Scientists believe they might have found a new species of human that could completely rewrite evolution
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Featured Image Credit: Wu et al., Journal of Human Evolution
A team of scientists reckon an ancient skull could prove there is a whole new species of humans which could totally rewrite evolution.
The mysterious skull, discovered a few years ago, doesn’t appear to belong to modern humans, or Neanderthals or Denisovans according to experts at the Chinese Academy of Sciences (CAS).
They say it belonged to a 12 or 13-year-old child around a whopping 300,000 years ago.
The team of researchers, working alongside China's Xi'an Jiaotong University, the UK's University of York, and Spain's National Research Center on Human Evolution, believe this fossil, otherwise known as ‘HLD 6’, may prove there’s a missing link in the human family tree - potentially rewriting evolution as we know it.
The skull ‘did not possess a true chin’, making it more Denisovan-like. This is a subspecies that split from Neanderthals more than 400,000 years ago.
And yet, its facial structure resembles modern humans. But then, to keep it confusing, the limbs, skull cap, and chin ‘seem to reflect more primitive traits’.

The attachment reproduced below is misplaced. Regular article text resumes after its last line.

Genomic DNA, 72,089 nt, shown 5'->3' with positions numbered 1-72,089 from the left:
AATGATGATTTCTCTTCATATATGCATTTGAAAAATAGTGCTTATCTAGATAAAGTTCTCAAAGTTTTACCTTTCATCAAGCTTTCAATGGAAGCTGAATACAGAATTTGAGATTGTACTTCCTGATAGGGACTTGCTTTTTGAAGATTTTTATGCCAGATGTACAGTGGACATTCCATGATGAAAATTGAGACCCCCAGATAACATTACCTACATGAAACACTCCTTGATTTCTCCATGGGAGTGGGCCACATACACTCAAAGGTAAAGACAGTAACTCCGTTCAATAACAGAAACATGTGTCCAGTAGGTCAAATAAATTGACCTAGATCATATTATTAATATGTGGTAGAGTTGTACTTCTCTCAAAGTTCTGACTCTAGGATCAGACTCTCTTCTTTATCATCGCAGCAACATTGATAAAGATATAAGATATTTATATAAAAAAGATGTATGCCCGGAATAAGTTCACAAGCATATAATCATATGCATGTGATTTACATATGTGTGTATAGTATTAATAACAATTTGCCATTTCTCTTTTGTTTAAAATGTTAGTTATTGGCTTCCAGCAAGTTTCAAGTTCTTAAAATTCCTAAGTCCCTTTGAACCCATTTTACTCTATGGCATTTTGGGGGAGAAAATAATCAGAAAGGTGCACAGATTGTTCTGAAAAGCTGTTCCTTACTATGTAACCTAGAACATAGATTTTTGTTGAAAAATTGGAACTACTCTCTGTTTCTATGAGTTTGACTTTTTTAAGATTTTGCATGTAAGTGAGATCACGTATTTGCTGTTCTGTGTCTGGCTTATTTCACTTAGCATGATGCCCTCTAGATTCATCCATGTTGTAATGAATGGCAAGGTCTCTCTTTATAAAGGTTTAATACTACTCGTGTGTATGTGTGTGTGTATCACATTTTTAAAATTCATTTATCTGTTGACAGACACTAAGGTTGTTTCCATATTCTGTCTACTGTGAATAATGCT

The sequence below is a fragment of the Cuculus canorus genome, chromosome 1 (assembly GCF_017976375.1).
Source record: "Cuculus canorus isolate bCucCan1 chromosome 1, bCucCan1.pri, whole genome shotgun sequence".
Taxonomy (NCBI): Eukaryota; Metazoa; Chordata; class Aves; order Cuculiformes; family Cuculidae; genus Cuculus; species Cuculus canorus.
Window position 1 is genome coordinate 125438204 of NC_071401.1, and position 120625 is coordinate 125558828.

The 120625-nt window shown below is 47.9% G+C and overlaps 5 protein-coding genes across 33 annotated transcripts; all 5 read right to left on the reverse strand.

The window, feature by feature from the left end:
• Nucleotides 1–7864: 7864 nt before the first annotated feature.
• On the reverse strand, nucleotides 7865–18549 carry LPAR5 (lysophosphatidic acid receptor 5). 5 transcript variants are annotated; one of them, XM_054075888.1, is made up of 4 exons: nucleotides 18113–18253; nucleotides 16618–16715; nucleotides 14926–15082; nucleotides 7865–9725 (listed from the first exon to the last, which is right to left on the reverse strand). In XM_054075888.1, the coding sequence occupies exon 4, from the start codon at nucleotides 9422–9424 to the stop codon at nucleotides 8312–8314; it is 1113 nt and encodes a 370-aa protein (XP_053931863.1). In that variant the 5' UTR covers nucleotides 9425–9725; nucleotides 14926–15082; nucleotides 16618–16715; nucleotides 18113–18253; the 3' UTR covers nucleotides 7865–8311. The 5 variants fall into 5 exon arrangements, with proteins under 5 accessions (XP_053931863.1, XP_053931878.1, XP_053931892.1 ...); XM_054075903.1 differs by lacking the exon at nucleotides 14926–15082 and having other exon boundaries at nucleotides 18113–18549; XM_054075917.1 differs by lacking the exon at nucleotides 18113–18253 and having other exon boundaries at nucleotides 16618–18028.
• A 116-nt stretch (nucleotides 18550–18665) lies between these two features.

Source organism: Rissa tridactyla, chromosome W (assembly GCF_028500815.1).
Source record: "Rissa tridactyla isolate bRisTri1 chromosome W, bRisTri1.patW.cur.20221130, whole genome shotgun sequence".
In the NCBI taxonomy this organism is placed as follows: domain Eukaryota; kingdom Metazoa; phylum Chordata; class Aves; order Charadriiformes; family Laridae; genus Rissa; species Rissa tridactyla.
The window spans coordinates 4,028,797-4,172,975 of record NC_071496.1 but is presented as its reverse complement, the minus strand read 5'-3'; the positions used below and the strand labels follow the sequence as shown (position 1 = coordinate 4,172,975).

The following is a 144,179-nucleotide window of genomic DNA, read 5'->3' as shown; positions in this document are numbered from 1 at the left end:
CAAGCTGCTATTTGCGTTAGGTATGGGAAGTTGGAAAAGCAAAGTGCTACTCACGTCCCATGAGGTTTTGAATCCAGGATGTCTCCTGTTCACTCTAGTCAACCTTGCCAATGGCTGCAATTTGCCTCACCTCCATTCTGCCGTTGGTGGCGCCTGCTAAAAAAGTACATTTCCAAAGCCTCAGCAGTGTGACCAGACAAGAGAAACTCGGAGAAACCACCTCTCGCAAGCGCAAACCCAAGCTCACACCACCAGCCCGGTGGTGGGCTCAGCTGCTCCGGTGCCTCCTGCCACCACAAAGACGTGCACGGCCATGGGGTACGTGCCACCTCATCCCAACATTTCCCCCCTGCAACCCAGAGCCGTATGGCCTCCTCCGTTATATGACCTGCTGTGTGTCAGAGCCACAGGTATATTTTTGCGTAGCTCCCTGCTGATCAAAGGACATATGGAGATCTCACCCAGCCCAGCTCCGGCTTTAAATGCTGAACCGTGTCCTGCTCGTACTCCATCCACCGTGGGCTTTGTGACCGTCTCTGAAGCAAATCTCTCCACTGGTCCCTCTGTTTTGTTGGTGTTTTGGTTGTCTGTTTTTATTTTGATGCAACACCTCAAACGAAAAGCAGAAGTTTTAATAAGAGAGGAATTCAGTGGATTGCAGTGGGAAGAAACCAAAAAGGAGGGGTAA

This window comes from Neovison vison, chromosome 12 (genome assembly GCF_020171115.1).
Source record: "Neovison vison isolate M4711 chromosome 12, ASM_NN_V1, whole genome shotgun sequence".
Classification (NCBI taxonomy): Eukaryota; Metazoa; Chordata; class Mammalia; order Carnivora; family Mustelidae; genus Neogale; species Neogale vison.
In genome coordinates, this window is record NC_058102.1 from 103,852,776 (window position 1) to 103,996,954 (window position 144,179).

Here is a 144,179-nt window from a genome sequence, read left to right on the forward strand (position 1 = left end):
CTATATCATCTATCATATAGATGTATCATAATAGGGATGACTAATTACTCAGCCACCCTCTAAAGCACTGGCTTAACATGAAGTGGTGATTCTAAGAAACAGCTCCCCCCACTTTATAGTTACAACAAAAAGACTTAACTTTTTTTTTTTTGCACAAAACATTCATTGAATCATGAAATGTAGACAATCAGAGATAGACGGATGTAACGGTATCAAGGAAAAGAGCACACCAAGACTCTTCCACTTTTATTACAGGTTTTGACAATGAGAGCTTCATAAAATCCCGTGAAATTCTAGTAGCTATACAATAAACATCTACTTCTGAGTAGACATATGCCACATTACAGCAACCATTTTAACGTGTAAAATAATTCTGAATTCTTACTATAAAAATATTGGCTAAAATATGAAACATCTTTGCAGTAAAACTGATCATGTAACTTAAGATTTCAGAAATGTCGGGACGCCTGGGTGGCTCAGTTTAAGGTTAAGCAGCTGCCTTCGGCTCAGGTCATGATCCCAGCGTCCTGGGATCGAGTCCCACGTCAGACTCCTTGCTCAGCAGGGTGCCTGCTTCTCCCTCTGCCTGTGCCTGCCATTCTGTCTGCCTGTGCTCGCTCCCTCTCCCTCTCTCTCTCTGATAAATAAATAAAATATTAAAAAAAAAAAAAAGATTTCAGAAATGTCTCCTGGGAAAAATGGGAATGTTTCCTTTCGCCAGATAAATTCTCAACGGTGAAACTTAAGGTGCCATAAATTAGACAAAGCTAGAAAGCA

Researchers believe that the skull indicates an entirely new lineage of hominini - a hybrid between the branch leading to modern humans and the one that led to Denisovans.
Homo sapiens only began to emerge in Asia 120,000 years ago, which would mean there’s a third missing link in the hominin family tree in Asia.
"The combination of both archaic and modern human features identified in the HLD 6 mandible is unexpected, given its late Middle Pleistocene age,” scientists write.
"This mosaic pattern has never been recorded in late Middle Pleistocene hominin fossil assemblages in East Asia."
This isn’t the first time the theory of evolution has been challenged.
It's widely known that humans came out of Africa millions of years ago; however, researchers discovered hominid footprints on the Greek island of Crete made 5.7 million years ago.
Professor Per Ahlberg, an author of the study, states that while the theory is controversial, our ancestors could have been in Europe far earlier than scientists thought, as per The Independent.
"This discovery challenges the established narrative of early human evolution head-on and is likely to generate a lot of debate," he said.
"Whether the human origins research community will accept fossil footprints as conclusive evidence of the presence of hominins in the Miocene of Crete remains to be seen."
So, everything may not be quite as it seems for us mere humans.